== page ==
GATESVILLE — After 47 years, McKamie Stadium is ready for an update.

Built in 1966, Gatesville’s home stadium has seen plenty of wins and losses over the years, but beginning next season, the stadium could have a new look.

Plans are in motion to renovate the facility, including replacing the natural grass with turf and expanding the track to meet UIL regulations.

Should everything go according to plan, the renovations would be complete in mid-August, and Gatesville head football coach/athletic director Kyle Cooper could not be happier.

“I see it as not only a great opportunity for our football program, but for our band, our soccer teams and our track kids,” Cooper said. “Whether it is for P.E. or field days or youth programs. … I just think it is something our community has been needing for a really long time.”

While plans for the project were discussed at Monday evening’s regularly scheduled school board meeting, nothing is official as of yet.

A preproposal meeting will be held Wednesday at 1:30 p.m., when potential bidders come to Gatesville to view the site prior to submitting a quote for the job.

Bids on the project are due by May 28 by 2 p.m. and a special board meeting is set for June 5 at 6 p.m. to discuss pricing and to select a contractor.

“(The school board) could come in and say, ‘We don’t want to do it,’” Gatesville ISD superintendent Stewart Speer said. “It doesn’t sound like that will happen. It really sounds like everyone is on board. I haven’t had any opposition to it.”

The project can begin as soon as graduation is complete and the campus is cleared of students, according to Huckabee Architects vice president Daren Kirbo. Should the work take longer than scheduled, Cooper has arranged to play the Hornets’ season opener on August 30 and the following game, if necessary, at McGregor. The Bulldogs play their first two games of the season on the road.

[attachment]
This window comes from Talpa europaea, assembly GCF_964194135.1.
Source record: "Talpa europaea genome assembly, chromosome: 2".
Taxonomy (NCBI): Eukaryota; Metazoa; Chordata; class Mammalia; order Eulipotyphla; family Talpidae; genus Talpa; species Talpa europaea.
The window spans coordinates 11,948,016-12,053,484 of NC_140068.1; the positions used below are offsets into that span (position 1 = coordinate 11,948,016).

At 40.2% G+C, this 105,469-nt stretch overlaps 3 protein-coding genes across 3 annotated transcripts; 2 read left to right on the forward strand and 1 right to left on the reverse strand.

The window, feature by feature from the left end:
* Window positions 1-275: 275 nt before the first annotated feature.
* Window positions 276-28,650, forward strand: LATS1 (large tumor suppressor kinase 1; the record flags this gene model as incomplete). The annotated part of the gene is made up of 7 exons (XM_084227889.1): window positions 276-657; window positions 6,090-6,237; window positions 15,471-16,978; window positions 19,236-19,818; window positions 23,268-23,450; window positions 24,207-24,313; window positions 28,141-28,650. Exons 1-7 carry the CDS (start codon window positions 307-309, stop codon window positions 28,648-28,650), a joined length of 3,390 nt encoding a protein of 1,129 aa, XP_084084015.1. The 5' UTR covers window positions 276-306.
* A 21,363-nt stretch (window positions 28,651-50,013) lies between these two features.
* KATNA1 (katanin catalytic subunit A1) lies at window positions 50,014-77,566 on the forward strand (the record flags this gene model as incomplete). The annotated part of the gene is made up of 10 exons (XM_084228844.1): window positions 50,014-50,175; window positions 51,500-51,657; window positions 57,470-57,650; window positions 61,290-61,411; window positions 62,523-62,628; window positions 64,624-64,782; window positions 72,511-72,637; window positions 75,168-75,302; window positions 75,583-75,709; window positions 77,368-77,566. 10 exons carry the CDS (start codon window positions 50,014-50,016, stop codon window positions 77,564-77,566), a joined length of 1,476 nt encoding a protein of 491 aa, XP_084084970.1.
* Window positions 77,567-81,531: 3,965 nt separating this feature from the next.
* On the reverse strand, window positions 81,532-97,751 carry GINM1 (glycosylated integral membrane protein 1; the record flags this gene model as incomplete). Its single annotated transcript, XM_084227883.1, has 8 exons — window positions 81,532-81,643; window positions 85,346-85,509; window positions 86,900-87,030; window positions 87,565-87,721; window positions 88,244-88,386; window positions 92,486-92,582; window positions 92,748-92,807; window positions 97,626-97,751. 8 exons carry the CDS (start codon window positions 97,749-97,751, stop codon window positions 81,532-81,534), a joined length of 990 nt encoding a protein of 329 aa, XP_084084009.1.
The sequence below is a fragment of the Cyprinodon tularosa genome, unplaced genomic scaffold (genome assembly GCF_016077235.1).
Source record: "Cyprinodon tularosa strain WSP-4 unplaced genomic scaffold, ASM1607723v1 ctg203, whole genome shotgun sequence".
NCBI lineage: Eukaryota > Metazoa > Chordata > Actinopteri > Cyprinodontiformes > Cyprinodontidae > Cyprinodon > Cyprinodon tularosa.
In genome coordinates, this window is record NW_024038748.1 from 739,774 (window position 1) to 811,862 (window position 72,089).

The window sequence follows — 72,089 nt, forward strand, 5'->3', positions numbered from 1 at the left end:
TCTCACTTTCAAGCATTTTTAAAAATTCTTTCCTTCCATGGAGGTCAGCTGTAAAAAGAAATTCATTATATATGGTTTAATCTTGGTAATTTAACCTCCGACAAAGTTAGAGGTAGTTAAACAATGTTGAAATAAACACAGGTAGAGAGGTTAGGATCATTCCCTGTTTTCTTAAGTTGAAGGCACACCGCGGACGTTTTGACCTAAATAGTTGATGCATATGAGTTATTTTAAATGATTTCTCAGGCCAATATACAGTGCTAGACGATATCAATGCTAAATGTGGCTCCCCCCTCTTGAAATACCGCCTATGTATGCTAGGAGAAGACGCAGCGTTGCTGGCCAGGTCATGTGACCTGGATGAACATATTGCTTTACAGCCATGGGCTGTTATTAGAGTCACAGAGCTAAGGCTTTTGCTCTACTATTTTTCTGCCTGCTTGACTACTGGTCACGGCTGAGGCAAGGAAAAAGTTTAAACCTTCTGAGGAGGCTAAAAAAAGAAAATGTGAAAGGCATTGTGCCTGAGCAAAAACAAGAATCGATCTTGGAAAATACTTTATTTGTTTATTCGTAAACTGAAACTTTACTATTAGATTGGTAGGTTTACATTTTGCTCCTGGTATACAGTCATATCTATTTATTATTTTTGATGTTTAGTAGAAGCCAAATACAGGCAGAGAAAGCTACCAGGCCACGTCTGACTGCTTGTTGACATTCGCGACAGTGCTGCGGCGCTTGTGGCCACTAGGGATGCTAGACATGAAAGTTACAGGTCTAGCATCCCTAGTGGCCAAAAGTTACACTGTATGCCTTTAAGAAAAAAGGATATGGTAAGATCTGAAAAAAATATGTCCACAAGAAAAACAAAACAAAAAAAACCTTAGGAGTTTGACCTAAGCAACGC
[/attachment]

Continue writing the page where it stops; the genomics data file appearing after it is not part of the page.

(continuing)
A major reason for the renovations stems from the amount of upkeep the grass surface requires due to the wear and tear it takes from the elements, such as lack of rain and damaging ultraviolet rays.

“When you look at the economics of turf, it pays for itself,” Cooper said. “Fiscally, the responsible decision to make is to put it down.”

“Right now, if it is raining on Tuesday or Wednesday, we are not going to play a junior high game on Thursday,” added Speer. “The field can’t take it. It would be gone for the rest of the year.”

In addition to resurfacing the track, the lanes would be widened to accommodate UIL regulations. Currently, the track is comprised of eight 36-inch lanes, which will be expanded to 42 inches each.

“We would have the ability to host our district meets, area meets from the lower levels (Class 1A and 2A) and possibly even some 3A meets,” Cooper said. “Potentially, that opportunity is extremely alluring.”

Other renovations include modifying the stands to be more accessible to the handicapped and placing stands for the school band behind the end zone.

Once the project is complete, Cooper believes McKamie Stadium will have a wide appeal for teams looking for a neutral site to play postseason games, which would be economically beneficial to both the school system and the city as a whole.

“Having this nice of a facility in Central Texas, we are going to draw a number of programs to the area,” he said. “The Waco, I-35 corridor is always slammed. Every year, it is hard to get those fields booked come football playoff time or for soccer playoffs. We are centrally located, so it is a great place for people to meet up, and if we have the facilities to support that, then those opportunities are going to present themselves to us.”

Contact Clay Whittington at

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